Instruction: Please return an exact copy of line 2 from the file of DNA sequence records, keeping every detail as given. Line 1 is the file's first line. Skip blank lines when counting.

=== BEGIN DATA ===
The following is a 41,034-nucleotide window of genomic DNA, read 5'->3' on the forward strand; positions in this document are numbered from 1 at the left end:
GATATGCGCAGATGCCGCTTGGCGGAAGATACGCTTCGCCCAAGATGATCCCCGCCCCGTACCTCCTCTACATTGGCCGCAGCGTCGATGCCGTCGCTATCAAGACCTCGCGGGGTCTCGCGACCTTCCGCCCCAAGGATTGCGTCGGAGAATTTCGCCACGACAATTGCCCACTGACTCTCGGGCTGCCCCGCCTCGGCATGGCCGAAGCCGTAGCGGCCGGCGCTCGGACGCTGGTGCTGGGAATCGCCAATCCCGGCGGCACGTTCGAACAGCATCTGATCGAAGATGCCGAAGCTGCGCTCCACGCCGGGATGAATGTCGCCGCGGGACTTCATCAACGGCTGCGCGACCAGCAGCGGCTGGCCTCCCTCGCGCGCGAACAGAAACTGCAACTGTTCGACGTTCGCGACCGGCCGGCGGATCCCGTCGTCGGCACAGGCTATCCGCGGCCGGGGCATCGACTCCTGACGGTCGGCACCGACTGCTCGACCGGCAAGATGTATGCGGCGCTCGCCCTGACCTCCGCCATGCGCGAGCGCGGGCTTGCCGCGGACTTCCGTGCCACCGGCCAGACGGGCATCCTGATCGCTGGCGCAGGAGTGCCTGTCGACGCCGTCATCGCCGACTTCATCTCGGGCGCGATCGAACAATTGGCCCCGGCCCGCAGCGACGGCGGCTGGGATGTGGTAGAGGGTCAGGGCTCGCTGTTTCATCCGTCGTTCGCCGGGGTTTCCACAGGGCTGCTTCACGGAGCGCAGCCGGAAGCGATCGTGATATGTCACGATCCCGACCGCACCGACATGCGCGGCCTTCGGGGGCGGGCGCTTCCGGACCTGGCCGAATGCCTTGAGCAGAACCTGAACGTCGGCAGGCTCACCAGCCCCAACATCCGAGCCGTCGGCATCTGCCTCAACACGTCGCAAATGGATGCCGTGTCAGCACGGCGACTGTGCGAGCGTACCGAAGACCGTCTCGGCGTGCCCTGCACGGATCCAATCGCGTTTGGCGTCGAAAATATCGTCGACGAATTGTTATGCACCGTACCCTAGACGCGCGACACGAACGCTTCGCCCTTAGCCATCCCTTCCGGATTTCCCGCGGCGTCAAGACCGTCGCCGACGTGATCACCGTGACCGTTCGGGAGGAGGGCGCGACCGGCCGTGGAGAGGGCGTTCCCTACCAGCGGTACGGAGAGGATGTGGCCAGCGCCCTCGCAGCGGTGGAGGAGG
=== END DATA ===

GATATGCGCAGATGCCGCTTGGCGGAAGATACGCTTCGCCCAAGATGATCCCCGCCCCGTACCTCCTCTACATTGGCCGCAGCGTCGATGCCGTCGCTATCAAGACCTCGCGGGGTCTCGCGACCTTCCGCCCCAAGGATTGCGTCGGAGAATTTCGCCACGACAATTGCCCACTGACTCTCGGGCTGCCCCGCCTCGGCATGGCCGAAGCCGTAGCGGCCGGCGCTCGGACGCTGGTGCTGGGAATCGCCAATCCCGGCGGCACGTTCGAACAGCATCTGATCGAAGATGCCGAAGCTGCGCTCCACGCCGGGATGAATGTCGCCGCGGGACTTCATCAACGGCTGCGCGACCAGCAGCGGCTGGCCTCCCTCGCGCGCGAACAGAAACTGCAACTGTTCGACGTTCGCGACCGGCCGGCGGATCCCGTCGTCGGCACAGGCTATCCGCGGCCGGGGCATCGACTCCTGACGGTCGGCACCGACTGCTCGACCGGCAAGATGTATGCGGCGCTCGCCCTGACCTCCGCCATGCGCGAGCGCGGGCTTGCCGCGGACTTCCGTGCCACCGGCCAGACGGGCATCCTGATCGCTGGCGCAGGAGTGCCTGTCGACGCCGTCATCGCCGACTTCATCTCGGGCGCGATCGAACAATTGGCCCCGGCCCGCAGCGACGGCGGCTGGGATGTGGTAGAGGGTCAGGGCTCGCTGTTTCATCCGTCGTTCGCCGGGGTTTCCACAGGGCTGCTTCACGGAGCGCAGCCGGAAGCGATCGTGATATGTCACGATCCCGACCGCACCGACATGCGCGGCCTTCGGGGGCGGGCGCTTCCGGACCTGGCCGAATGCCTTGAGCAGAACCTGAACGTCGGCAGGCTCACCAGCCCCAACATCCGAGCCGTCGGCATCTGCCTCAACACGTCGCAAATGGATGCCGTGTCAGCACGGCGACTGTGCGAGCGTACCGAAGACCGTCTCGGCGTGCCCTGCACGGATCCAATCGCGTTTGGCGTCGAAAATATCGTCGACGAATTGTTATGCACCGTACCCTAGACGCGCGACACGAACGCTTCGCCCTTAGCCATCCCTTCCGGATTTCCCGCGGCGTCAAGACCGTCGCCGACGTGATCACCGTGACCGTTCGGGAGGAGGGCGCGACCGGCCGTGGAGAGGGCGTTCCCTACCAGCGGTACGGAGAGGATGTGGCCAGCGCCCTCGCAGCGGTGGAGGAGG